In the parliamentary election, which was held simultaneously, the opposition also seems to have done quite well. There is a report that the ruling CCM lost 51 seats. However, official figures are not yet available. A post will follow.
There is background on the election available here.
A presidential election was held in Zanzibar on Sunday. The result was very tight.
Daily News reports that the ruling Chama Cha Mapinduzi (CCM) candidate, Ali Mohamed Shein, won 50.1 per cent of the vote, while the Civic United Front (CUF) candidate, Seif Sharif Hamad, won 49.1 per cent. The Daily News is also reporting that President Shein has already been sworn in.
Following the referendum in August, the CCM will share power in the government with the CUF. Indeed, Daily News is reporting that Mr Hamad has been sworn is as Vice-President.
Presidential and legislative elections were also held in Tanzania but the counting is not yet finished. A post will follow.
On Saturday a referendum was held in Zanzibar. It was called following an agreement between the two main parties on the island, the ruling Chama Cha Mapinduzi (CCM), which also rules on the mainland, and the Civic United Front (CUF).
The question posed was whether or not the 1984 Zanzibar constitution should be reformed to allow for a power-sharing government after the presidential and legislative elections that are scheduled for 31 October. The plan is for the party that wins the presidency to take the Second Vice-President portfolio, but for the losers to take the First Vice-President post. The post of Chief Minister (prime minister) will be abolished. Ministries will be distributed proportional to the seats won in the House of Representatives.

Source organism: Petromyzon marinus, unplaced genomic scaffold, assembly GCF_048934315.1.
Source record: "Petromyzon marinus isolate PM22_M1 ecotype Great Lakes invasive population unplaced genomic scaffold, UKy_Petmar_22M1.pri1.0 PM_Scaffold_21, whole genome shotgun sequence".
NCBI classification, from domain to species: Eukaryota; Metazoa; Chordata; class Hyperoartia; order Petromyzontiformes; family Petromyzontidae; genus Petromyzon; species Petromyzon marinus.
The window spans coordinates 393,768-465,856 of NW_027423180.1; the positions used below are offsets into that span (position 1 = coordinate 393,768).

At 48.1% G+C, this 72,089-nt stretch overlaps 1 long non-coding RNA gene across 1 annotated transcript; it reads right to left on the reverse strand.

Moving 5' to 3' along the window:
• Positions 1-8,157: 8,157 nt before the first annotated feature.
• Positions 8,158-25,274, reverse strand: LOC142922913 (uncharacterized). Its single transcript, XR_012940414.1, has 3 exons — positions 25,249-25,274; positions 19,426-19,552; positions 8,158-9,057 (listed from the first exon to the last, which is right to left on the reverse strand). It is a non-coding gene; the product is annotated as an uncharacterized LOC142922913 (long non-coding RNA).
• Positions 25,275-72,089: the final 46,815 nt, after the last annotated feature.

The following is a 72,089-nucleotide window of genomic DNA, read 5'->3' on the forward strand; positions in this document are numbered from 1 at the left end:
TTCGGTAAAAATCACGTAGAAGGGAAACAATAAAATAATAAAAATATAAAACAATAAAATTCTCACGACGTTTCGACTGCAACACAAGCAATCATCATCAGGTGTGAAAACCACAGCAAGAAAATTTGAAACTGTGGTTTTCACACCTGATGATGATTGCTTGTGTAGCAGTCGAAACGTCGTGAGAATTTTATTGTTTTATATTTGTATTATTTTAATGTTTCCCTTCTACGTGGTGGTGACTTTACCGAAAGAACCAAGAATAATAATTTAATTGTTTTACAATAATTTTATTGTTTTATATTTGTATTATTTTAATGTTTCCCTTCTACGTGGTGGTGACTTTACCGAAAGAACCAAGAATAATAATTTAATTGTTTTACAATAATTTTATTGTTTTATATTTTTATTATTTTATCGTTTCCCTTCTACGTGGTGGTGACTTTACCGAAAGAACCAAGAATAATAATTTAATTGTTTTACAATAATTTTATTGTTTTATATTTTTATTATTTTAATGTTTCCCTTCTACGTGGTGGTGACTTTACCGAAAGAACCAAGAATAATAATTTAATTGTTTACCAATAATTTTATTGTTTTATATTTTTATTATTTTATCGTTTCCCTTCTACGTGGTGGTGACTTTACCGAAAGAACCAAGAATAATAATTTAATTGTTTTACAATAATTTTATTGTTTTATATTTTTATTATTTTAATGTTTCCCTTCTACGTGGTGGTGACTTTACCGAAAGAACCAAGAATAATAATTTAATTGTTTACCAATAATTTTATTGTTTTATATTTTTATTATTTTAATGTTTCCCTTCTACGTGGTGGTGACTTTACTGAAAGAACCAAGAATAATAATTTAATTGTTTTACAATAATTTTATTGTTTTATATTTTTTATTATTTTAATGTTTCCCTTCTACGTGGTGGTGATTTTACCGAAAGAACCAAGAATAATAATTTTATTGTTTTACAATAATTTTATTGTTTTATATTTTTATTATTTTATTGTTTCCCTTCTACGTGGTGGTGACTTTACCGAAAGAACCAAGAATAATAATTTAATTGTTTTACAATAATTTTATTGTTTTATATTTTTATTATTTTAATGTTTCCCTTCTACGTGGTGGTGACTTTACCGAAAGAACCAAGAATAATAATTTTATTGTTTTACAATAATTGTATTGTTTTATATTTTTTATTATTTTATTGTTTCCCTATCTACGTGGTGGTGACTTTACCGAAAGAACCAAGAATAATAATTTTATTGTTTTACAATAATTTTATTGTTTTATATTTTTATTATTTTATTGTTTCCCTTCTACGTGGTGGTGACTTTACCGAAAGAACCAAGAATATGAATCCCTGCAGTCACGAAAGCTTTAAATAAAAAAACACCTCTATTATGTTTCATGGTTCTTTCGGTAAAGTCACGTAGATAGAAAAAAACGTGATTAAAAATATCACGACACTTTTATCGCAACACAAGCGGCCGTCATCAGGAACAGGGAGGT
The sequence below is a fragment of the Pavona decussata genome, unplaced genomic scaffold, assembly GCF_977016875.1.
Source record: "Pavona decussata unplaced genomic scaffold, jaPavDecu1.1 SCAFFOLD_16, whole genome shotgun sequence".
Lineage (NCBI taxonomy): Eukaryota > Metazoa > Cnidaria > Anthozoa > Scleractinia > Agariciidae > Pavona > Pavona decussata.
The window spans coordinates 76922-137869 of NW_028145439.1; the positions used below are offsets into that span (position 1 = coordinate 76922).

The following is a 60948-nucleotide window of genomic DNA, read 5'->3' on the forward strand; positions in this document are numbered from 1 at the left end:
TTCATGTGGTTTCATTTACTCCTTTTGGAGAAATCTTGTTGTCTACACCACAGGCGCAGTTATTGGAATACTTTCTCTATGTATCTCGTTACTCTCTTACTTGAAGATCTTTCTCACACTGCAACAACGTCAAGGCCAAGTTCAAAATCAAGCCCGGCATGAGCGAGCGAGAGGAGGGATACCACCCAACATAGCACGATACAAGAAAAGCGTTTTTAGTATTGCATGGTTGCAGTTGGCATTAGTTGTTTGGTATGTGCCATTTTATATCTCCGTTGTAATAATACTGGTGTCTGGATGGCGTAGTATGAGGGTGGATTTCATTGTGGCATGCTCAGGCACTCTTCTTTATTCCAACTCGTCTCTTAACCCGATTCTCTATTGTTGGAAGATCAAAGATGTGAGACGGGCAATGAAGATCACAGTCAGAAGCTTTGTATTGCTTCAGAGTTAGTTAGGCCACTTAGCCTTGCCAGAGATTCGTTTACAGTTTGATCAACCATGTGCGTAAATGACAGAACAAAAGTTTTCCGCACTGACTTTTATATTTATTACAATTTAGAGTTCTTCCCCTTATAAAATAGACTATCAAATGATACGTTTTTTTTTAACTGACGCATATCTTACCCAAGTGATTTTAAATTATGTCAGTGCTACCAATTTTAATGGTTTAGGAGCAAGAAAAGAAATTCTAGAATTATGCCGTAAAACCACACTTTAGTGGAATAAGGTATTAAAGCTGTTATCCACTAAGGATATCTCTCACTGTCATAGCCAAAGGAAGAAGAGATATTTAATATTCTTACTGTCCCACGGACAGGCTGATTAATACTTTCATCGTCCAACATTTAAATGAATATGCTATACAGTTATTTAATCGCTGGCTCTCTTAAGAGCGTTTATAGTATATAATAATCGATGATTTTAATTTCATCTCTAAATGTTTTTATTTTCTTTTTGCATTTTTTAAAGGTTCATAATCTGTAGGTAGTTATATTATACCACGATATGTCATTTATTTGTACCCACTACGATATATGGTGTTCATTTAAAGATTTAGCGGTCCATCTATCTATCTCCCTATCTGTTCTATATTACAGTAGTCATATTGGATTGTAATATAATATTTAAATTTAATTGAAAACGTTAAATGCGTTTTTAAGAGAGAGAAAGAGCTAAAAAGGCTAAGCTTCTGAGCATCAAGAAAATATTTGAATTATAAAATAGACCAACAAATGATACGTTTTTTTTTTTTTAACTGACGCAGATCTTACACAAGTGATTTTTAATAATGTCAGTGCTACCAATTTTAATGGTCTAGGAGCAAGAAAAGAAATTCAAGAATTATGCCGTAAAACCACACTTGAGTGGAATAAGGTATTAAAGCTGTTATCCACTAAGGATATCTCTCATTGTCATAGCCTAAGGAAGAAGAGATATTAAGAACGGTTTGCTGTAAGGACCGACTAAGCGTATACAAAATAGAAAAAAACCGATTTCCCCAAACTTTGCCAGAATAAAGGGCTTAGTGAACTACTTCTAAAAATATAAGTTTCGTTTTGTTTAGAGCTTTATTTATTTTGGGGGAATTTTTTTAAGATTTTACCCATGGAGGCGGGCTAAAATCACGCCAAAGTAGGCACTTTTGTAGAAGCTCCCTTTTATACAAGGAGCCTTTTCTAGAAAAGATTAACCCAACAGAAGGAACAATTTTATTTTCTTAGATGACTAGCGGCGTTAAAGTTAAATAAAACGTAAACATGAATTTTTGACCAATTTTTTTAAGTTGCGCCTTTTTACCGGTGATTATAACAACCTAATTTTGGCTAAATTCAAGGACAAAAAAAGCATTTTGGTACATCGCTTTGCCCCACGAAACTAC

The text of the 1984 constitution as amended up to 2001 is available here. I do not have the text of the reform.
The agreement was reached after two very divisive elections in 2000 and 2005. There is a report on the 2005 election here.
Anyway, the proposal was passed. The Zanzibar Electoral Commission reports that 186,669 people voted ‘yes’ and 95,324 voters voted ‘no’. This is a 66.2% vote in favour.
In addition to the new prime ministers in Haiti, Sao Tome and South Korea, all of which I have recorded at some point in the blog, there have been some other changes recently as well.
In Tanzania, Mizengo Kayanza Peter Pinda was appointed as PM on 9 February. The previous PM, Edward Lowassa, resigned because of a corruption scandal.
In Armenia, the newly elected president, Serzh Azati Sarkisyan, appointed a new PM, Tigran Sarkisyan, on 9 April. Prime Minister Sarkisyan is the former head of the Armenian Central Bank. Tesaket reports that PM Sarkisyan’s appointment might be seen as a concession to the protest movement that occurred following President Sarkisyan’s contested election in February. However, the appointment had been mooted before and, in all probability, it is at least as much, if not more, of a signal to the international community that the economic situation in Armenia will be well managed.
In the Central African Republic Faustin-Archange Touadéra was appointed as PM on 22 January. CAR has been experiencing social unrest in recent times and the resignation of the previous PM, Élie Doté, is linked to this situation. Jeuneafrique reports that Doté’s resignation occurred just before a motion of no-confidence was about to be debated in parliament. Prime Minister Touadéra is a technocrat. He is a mathematician and he held the position of University rector prior to his appointment, but we mustn’t hold that against him!